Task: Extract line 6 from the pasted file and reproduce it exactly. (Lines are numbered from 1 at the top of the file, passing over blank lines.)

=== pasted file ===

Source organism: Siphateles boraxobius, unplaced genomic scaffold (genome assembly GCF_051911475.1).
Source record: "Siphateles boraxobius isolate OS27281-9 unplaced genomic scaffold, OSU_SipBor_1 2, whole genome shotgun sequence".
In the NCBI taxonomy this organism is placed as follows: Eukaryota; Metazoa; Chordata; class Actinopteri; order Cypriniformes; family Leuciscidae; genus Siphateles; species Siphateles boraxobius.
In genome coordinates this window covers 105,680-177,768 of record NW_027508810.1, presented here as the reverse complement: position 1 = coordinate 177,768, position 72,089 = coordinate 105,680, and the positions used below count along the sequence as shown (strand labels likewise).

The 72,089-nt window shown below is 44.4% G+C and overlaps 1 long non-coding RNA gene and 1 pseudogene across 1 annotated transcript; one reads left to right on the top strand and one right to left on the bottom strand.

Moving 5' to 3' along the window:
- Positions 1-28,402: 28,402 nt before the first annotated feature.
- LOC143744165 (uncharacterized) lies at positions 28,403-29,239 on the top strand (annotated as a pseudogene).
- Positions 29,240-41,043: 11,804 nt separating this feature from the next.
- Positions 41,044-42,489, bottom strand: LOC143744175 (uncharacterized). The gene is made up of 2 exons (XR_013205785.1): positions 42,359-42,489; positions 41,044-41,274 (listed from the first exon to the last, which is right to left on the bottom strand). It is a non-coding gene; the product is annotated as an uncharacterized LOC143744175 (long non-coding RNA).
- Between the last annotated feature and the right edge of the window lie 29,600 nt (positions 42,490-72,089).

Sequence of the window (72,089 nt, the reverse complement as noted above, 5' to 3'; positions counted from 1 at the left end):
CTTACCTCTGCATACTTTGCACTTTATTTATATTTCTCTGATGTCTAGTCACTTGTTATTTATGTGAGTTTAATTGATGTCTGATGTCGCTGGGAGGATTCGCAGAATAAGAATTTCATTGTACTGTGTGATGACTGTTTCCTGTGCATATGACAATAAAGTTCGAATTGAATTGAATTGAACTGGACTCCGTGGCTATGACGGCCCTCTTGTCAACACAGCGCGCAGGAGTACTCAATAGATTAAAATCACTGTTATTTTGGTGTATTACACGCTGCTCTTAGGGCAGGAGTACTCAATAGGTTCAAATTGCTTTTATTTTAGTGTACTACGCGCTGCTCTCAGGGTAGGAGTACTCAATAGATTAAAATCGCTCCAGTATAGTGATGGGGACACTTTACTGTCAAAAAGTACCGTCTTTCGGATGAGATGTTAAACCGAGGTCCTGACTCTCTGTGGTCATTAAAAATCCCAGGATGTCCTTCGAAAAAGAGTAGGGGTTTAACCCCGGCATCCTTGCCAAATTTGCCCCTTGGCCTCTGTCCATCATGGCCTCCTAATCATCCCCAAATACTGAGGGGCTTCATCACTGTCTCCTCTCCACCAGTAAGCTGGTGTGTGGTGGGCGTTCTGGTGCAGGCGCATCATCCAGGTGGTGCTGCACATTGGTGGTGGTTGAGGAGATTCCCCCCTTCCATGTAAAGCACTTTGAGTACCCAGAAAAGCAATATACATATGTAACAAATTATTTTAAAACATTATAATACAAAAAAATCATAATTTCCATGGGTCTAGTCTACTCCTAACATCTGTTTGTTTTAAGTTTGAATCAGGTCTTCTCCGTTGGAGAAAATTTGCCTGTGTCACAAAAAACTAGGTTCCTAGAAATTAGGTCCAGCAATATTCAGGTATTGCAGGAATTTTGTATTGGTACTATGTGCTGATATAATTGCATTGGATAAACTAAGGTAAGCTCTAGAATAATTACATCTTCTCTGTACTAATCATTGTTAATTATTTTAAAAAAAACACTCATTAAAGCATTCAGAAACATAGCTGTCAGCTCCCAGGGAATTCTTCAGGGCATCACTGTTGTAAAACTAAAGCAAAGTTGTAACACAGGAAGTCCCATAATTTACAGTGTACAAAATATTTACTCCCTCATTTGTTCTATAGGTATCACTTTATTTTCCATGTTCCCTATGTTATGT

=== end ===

Moving 5' to 3' along the window: